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TRS-80 Model II emulator in MESS now working with caveats.


Veteran Member
Jan 16, 2014
Western North Carolina, USA
A couple of years ago, it was reported in these forums that the MESS emulator successfully booted TRSDOS, CP/M, and LS-DOS. As of MESS version 0.148 that ability broke. The current distribution is MESS 0.154, and Model II LS-DOS will not boot on it.

As of MESS SVN 32354, the MESS TRS-80 Model II emulator will now successfully boot an image of LS-DOS 6.3.1A. Once booted, there are a couple of things you have to do:

1.) Set the drives for delay ( SYSTEM (DELAY=ON) or DO MOD12/JCL). It seems the thinline drives are being emulated, not the full height motor-is-always-on Shugarts.

2.) Watch the keyboard mappings; a SHIFT-; does not give you a COLON, but a PLUS. Single forward quote (') is the COLON.

Building MESS from current SVN isn't too hard. Follow the instructions at http://www.mess.org/subversion and either check out SVN rev 32354 or just grab trunk. You'll need a full SDL build environment, and on Windows the MESS devs have instructions. I use CentOS 6 Linux, and I had already built SDLTRS from source, so everything needed for SDL was already in place. And, of course, you will need the Model II ROM package; this can be found at http://archive.org/download/MESS-0.151.BIOS.ROMs/MESS-0.151.BIOS.ROMs.zip/MESS%200.151%20ROMs%2Ftrs80m2.zip. Note that the parent URL for this link is for a much larger collection of BIOS ROMS.

To get reasonable performance, and if you have more than one processor or core, create a mess.ini (the -createconfig option on the MESS command line) and edit it, changing the 'multithreading' option under OSD PERFORMANCE OPTIONS to '1' from 0. To get it in a window, set the 'window' option under OSD VIDEO OPTIONS to 1.

MESS uses ImageDisk format images (.IMD). You can use Dave Dunfield's DMK2IMD that is distributed with ImageDisk to do the conversion. Be sure to do the conversion from the 'new' post-2012 DMK's available at Tim Mann's site, or register with and log in to vintagecomputer.net to get a native .IMD of LS-DOS 6.3.1 from there.

I want to especially thank billdeg for his verification that the IMD being used made valid and bootable physical media on a real Model II.

As part of this process I've learned a great deal about the boot process for the Model II, since I had to find what was preventing the boot. I have extracted, disassembled, and analyzed the bootstrap track (not just a single sector) of Model II LS-DOS, and have single-stepped through it a dozen times at this point (I'm far from the only one to have done this, though). The MESS debugger, which does hard breakpointing of the emulated CPU, was extremely valuable, as were the Misosys PRO-DUCE, PRO-CESS, and PRO-MRAS tools. And the ability for xtrs and sdltrs to mount and read Model II-formatted 8 inch disks from Model 4 LS-DOS was absolutely essential.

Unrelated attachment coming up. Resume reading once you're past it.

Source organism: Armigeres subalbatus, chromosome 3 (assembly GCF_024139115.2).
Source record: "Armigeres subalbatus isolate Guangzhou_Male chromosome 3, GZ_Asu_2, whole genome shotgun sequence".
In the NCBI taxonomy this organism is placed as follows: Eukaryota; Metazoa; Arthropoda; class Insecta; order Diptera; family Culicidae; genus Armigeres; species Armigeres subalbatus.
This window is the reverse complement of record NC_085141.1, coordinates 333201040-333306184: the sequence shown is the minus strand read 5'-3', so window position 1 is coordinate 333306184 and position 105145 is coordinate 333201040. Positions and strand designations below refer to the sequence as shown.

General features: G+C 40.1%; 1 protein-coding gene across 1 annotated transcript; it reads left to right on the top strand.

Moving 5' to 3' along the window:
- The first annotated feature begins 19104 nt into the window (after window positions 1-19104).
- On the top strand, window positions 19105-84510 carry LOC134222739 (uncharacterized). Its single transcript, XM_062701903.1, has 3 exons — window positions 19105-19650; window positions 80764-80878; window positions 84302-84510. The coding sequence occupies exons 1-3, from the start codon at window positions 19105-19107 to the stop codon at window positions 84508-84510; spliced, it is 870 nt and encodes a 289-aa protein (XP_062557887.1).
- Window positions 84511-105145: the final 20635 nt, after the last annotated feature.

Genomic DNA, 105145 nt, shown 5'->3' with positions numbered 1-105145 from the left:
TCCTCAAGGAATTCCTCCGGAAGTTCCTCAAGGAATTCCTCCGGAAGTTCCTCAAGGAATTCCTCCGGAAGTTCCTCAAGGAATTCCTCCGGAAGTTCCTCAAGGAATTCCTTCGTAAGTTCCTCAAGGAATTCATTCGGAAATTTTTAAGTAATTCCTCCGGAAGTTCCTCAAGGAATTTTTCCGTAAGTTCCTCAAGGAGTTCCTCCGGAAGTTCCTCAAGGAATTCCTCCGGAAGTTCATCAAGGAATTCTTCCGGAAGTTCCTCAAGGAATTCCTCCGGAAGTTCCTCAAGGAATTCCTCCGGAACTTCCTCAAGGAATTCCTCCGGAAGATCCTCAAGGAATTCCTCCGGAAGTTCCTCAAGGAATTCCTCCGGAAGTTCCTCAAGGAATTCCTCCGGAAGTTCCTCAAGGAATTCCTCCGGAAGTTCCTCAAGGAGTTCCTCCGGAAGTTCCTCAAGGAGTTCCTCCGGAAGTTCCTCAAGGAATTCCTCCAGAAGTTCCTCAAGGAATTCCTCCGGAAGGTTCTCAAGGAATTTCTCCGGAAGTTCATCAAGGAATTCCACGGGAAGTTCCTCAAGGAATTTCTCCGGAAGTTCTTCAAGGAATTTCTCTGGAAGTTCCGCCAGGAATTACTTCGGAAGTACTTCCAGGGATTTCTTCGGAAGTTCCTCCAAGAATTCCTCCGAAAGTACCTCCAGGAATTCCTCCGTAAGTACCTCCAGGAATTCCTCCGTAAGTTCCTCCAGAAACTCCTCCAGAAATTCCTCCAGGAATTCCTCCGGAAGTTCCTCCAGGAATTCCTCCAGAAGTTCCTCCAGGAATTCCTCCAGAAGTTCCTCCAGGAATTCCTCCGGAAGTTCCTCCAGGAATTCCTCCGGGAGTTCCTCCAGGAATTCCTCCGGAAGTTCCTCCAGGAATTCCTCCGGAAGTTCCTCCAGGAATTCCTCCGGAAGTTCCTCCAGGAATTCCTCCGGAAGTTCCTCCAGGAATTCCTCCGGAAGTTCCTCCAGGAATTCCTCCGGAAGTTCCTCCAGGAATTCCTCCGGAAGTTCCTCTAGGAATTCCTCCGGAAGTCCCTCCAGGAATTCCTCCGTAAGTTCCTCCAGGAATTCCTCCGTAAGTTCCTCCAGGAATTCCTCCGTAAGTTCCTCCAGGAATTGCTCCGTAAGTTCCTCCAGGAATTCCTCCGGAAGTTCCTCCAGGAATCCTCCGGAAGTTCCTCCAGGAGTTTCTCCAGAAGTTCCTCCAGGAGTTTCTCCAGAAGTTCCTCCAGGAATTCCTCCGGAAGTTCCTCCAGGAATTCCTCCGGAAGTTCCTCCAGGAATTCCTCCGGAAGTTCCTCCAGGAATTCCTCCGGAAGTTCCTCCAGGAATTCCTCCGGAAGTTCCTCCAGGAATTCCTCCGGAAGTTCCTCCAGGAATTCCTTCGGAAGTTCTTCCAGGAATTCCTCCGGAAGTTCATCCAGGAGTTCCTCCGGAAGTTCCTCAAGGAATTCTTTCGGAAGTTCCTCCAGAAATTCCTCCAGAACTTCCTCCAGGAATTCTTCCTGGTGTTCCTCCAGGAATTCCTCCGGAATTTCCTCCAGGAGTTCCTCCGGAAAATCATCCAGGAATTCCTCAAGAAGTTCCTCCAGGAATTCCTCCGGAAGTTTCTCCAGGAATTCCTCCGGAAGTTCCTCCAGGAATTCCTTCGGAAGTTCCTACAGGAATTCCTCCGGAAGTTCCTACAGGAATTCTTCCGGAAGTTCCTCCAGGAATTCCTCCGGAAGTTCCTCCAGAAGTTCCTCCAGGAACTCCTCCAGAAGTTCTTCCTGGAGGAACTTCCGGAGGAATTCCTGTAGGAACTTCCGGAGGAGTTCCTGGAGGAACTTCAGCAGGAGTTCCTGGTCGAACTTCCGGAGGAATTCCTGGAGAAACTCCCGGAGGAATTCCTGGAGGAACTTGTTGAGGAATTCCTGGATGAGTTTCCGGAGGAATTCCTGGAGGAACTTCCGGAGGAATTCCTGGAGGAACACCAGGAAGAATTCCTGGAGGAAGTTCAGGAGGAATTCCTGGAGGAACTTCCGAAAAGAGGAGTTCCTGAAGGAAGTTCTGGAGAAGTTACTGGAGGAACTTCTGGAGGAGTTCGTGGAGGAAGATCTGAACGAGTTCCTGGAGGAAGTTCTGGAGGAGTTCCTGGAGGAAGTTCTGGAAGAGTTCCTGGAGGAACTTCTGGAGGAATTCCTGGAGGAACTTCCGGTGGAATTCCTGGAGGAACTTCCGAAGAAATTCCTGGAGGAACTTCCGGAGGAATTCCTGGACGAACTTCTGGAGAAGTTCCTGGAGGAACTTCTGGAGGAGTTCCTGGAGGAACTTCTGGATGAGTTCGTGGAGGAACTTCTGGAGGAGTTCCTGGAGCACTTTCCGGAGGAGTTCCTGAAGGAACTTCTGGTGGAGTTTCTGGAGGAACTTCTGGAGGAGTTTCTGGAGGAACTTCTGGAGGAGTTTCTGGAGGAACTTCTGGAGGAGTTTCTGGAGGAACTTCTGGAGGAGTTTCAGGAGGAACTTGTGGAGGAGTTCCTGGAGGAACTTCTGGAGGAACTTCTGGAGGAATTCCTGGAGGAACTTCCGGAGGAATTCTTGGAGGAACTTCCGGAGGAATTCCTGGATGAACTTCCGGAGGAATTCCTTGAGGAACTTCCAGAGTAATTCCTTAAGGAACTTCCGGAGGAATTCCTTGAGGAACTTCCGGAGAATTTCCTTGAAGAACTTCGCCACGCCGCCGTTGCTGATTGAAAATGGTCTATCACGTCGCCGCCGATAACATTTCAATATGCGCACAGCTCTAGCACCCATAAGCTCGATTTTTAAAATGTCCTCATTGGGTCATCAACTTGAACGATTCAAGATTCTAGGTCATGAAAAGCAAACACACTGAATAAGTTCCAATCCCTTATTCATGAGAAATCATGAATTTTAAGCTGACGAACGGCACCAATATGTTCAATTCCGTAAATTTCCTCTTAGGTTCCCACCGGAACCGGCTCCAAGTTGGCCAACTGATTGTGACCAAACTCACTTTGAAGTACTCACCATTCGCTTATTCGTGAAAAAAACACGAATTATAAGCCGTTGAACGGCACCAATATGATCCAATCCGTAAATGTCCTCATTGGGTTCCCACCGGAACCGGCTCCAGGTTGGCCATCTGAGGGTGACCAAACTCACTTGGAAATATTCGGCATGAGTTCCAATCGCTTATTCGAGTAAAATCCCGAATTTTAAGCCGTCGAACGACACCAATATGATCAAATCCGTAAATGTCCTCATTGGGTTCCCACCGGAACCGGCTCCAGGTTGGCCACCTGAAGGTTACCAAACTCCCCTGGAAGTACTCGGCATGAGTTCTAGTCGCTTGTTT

The bug boiled down to the LS-DOS use of the deleted-data address mark (DDAM) for the directory cylinder. The FD1791 emulation in the emu/machine/wd_fdc.c driver was not properly handling DDAMs, but was throwing a record-not-found error. The author of wd_fdc.c was very responsive and very helpful (and quite appreciative of the diagnosis) and after a couple of fixes things worked.

There is one other ROM that is lacking, and that is a dump of the keyboard controller. If anyone has a Model II keyboard with broken keys or whatnot, it might be usable for dumping the microcontroller.
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Update: MESS 0.155 is out, with the fix mentioned above.

Note that while LS-DOS will boot ok, if it doesn't 'double boot' your keyboard will not work. I haven't found rhyme or reason as to when or what triggers this, but, according to a message I received from Frank Durda, LS-DOS 6.x has some issues on the Model II hardware anyway, and this might be a genuine bug in LS-DOS and not in the emulation.

Do note that, to get 90%+ emulation speed, my Core 2 Duo (T9300@2.5GHz) laptop with 4GB of RAM uses 60-70% CPU on both cores, so be ready for it to be power hungry. But then again the Model II is a fairly complex system to emulate.